• Measuring cups
  • Wooden Spoon

Categories in this Recipe

  • Easy Dessert Recipes
  • Dessert – Dessert (/dɪˈzɜːrt/) is a course that concludes a meal. The course consists of sweet foods, such as confections, and possibly a beverage such as dessert wine and liqueur. In some parts of the world, such as much of Central Africa and West Africa, and most parts of China, there is no tradition of a dessert course to conclude a meal.The term dessert can apply to many confections, such as biscuits, cakes, cookies, custards, gelatins, ice creams, pastries, pies, puddings, macaroons, sweet soups, tarts and fruit salad. Fruit is also commonly found in dessert courses because of its naturally occurring sweetness. Some cultures sweeten foods that are more commonly savory to create desserts.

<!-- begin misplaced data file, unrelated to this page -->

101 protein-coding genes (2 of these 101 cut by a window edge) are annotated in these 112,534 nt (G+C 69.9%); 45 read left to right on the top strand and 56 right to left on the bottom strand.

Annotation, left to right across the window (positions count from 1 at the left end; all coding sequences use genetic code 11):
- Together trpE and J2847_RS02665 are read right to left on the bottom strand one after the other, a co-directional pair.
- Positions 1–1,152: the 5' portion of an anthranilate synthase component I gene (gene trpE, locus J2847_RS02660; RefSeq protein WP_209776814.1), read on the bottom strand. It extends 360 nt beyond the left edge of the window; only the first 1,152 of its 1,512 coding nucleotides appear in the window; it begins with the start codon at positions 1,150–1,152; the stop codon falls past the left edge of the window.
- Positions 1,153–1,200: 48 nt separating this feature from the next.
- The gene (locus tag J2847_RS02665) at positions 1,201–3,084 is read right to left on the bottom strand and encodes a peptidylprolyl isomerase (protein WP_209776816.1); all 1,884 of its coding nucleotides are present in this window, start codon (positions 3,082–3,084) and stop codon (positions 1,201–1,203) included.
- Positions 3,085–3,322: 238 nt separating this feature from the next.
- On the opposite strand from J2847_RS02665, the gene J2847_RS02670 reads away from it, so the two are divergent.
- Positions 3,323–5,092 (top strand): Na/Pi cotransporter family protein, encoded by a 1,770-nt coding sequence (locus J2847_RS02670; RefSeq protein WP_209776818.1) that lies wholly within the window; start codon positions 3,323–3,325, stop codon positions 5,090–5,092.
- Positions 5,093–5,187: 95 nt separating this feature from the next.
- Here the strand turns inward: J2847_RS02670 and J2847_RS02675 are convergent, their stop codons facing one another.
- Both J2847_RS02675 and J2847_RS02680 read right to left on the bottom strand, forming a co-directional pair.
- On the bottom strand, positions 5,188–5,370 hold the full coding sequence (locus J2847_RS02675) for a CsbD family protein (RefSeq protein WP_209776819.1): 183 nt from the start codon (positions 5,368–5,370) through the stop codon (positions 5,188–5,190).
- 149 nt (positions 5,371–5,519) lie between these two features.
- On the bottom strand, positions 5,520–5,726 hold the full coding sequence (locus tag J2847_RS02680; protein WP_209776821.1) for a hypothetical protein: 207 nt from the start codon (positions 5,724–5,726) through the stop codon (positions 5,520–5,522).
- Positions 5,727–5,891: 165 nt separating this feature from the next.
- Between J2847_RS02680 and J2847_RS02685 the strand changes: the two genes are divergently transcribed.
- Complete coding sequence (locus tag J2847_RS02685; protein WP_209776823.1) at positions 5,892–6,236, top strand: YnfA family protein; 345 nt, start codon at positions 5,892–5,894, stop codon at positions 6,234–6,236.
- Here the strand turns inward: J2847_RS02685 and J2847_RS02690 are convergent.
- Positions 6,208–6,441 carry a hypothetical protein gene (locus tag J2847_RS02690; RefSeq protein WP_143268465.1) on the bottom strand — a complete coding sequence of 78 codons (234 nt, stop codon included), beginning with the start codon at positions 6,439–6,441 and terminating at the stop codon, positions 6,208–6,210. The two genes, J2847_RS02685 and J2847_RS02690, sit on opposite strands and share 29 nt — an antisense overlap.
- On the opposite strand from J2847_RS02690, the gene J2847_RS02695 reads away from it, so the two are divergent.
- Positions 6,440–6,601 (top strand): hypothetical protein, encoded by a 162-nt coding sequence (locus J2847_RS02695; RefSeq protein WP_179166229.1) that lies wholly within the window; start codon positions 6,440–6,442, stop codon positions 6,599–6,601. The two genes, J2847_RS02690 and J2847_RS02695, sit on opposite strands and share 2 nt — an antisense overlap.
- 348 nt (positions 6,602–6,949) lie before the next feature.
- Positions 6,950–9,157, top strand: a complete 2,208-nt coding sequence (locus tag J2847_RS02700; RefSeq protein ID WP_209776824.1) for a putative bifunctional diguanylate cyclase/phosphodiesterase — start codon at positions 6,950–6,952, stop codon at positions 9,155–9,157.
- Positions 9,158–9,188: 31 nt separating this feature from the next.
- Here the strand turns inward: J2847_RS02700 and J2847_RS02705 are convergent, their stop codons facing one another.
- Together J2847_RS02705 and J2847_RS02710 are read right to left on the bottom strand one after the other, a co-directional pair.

• Easy Baking
  • Easter Cupcake
  • Cupcake – A cupcake (also British English: fairy cake; Hiberno-English: bun) is a small cake designed to serve one person, which may be baked in a small thin paper or aluminum cup. As with larger cakes, frosting and other cake decorations such as fruit and candy may be applied.